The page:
While historically it's been difficult to measure piracy, our experience is that the vast majority of computer users don't have the time or inclination to modify the software to bypass any license checks. Here's the rub: these users might actually buy the software if it weren't so easy to find pirated codes. Thus, expiring codes are a good way to defeat (or at least hamper) this kind of casual piracy -- the serial numbers stored in databases and posted to the Internet are only viable for a short while before they must be renewed.

Ironically, it's these casual pirates that are helping me measure the impact of piracy on our sales.

You see, in order to renew their stolen codes they must contact a computer in our office. Of course, there's nothing nefarious about it -- they send us the user name and expired code and get back a new license code, or a suitable error message. We don't encrypt the data, we don't grab any personal information, and we don't even open a connection without the user's explicit permission. But when he clicks that bright shiny "Renew" button, our server records the product, user name, and the Internet address he came from.

And for the last 2 days, starting right after we posted the latest update to Snapz Pro X, our server has been very busy. Out of the 194 different hosts that tried to renew a license code, 107 of them sent in pirated codes. Incredibly, more than 50% of the people installing the update are entering one or both of the pirated codes we've known about for months. Some of these people even tried several different variants on the names when the server refused them access ("maybe I misspelled it"), and one guy got so frustrated he pounded the Renew button over and over every 4 seconds ("WHY click IS click THIS click NOT click WORKING???") until our server blacklisted him for flooding.

[Sample Log File]

(Screen shot of an actual server log file -- the entries hilited in red are attempts to authenticate a pirated license code.)

Now, you don't have to remind us that the sample isn't statistically valid. Nevertheless we think that it's a reasonable approximation of the truth -- if not a little conservative. It certainly reinforces our perception that casual piracy is both significant and widespread.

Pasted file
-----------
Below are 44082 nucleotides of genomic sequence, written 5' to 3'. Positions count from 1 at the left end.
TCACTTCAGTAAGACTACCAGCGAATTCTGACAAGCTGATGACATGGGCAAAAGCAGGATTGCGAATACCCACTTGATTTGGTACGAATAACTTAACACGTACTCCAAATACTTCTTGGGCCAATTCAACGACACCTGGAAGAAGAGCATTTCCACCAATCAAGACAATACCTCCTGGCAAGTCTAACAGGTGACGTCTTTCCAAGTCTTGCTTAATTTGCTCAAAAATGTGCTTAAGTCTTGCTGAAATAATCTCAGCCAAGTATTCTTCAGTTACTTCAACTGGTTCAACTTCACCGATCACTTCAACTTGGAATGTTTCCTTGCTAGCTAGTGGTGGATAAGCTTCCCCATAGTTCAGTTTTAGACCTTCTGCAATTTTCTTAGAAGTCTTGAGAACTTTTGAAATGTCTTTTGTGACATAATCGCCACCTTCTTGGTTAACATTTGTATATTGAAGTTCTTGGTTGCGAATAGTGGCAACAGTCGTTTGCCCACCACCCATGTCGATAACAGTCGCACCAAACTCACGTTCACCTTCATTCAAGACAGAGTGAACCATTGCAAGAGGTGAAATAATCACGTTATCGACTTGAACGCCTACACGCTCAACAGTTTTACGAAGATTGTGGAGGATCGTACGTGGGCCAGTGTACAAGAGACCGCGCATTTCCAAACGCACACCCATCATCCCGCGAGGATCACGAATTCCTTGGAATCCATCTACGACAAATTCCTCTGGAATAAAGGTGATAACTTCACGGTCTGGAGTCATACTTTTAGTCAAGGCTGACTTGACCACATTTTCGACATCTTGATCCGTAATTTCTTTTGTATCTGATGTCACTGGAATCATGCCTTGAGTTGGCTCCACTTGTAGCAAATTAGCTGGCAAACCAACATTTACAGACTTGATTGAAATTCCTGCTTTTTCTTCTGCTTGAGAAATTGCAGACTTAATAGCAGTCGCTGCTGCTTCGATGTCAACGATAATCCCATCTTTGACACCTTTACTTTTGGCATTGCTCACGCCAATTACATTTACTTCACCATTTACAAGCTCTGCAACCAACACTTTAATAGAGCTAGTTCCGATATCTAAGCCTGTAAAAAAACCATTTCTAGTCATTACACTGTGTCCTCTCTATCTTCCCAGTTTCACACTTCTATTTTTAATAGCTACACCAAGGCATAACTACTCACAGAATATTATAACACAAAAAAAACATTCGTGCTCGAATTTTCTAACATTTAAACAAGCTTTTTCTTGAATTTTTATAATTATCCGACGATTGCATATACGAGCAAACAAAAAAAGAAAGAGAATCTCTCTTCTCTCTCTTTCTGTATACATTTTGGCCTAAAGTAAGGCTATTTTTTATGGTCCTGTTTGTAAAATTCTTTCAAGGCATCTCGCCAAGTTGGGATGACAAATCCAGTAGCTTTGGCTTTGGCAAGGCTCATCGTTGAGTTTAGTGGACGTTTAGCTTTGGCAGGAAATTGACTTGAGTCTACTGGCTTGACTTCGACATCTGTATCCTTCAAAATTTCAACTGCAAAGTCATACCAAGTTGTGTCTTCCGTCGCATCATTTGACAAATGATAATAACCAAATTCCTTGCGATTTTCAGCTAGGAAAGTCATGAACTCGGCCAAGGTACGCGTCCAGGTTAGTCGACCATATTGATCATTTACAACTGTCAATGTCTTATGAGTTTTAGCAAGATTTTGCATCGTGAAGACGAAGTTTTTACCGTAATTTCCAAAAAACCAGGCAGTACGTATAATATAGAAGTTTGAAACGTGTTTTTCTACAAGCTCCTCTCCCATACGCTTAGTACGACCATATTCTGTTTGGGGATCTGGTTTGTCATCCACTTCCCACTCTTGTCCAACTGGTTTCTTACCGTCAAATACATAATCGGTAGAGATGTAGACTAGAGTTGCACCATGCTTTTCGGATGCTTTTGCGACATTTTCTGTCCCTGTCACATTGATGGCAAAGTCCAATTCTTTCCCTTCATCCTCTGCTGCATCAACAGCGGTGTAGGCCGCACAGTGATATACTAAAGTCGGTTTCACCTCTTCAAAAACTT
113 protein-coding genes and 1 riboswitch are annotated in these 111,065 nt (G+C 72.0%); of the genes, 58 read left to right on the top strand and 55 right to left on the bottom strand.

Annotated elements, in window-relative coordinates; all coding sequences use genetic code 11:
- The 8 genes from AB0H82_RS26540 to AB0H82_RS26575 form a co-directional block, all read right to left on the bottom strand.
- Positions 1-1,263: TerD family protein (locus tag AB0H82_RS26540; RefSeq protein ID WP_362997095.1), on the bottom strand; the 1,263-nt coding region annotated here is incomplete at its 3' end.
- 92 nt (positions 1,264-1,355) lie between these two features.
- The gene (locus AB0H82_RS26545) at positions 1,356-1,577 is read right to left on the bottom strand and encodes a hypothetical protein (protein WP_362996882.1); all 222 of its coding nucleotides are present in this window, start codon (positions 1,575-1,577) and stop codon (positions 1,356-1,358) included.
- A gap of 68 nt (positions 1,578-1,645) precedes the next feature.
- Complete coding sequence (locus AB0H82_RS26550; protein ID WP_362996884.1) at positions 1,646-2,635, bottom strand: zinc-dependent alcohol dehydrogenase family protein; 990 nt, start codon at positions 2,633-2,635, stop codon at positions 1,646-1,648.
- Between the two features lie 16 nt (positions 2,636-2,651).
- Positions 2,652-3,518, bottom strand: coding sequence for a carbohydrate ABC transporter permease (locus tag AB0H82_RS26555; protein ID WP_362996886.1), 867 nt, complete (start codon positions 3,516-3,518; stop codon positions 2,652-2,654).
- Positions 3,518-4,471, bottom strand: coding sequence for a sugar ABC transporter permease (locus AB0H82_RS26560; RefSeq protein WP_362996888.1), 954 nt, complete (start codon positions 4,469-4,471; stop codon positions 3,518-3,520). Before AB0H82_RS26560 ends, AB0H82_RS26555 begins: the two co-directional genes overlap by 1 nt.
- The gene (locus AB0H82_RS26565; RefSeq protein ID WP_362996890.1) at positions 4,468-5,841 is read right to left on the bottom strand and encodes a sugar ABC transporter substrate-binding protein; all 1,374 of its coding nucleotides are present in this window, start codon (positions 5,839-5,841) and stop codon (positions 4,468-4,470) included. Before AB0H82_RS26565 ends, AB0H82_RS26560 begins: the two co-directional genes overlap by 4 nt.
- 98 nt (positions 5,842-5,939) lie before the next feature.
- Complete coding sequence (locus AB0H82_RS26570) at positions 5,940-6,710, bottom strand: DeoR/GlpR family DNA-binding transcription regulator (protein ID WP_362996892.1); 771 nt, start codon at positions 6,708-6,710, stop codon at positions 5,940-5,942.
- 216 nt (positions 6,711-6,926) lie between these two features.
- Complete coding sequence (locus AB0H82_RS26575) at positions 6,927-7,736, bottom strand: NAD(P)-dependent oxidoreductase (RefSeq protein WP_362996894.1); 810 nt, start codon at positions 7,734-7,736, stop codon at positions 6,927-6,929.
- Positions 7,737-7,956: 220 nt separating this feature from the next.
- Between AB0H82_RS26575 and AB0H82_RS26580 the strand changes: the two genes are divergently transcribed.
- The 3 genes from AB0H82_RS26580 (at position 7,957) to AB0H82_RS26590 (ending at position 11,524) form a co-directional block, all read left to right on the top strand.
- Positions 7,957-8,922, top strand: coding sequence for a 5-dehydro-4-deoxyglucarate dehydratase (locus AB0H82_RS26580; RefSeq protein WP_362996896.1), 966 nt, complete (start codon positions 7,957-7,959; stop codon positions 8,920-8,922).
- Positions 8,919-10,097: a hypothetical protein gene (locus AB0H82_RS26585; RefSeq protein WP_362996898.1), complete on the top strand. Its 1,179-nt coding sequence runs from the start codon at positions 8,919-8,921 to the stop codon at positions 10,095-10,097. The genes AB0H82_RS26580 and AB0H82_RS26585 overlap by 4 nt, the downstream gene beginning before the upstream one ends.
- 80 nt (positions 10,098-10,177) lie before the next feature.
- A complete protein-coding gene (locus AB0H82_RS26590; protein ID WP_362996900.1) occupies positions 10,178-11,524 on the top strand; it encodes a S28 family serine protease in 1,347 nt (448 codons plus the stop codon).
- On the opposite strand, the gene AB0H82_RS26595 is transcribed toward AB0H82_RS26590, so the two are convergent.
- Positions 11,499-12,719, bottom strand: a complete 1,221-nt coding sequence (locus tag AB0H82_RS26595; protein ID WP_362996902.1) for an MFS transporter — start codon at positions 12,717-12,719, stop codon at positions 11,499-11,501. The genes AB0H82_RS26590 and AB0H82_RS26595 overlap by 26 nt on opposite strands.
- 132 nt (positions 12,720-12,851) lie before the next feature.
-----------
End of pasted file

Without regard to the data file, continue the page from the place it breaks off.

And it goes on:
So, maybe I didn't look these people in the eye, but they know I'm watching them. They indicated a real interest in our software when they thought they could use it for free, and this gives me hope that someone may yet decide that registering is easier and more satisfying than stealing our hard work. If not, then either they were forced to stop using the software or they'll likely encounter me again, somewhere down the road. And next time, I'll bring Captain Hector.

I also hope that this article explains to our customers (and other computer users out there) the impact that piracy has on small software firms like ours. I hope that they can appreciate our decisions regarding the registration system, and agree that the extra 30 seconds and 2 clicks are a minor inconvenience. If everyone pays for the products they like and use, companies like Ambrosia can stay in business and continue making cool products for everyone to enjoy.

Finally, I hope that these changes give me a little more job security, so that I can continue doing what I love to do with some of the coolest folks I have ever met. Because I plan on working here as long as I possibly can, making great software, and saving enough money so that my kids can eventually go to college. And enjoy their share of beer and pizza.


Click here to return to RADIATION ROOM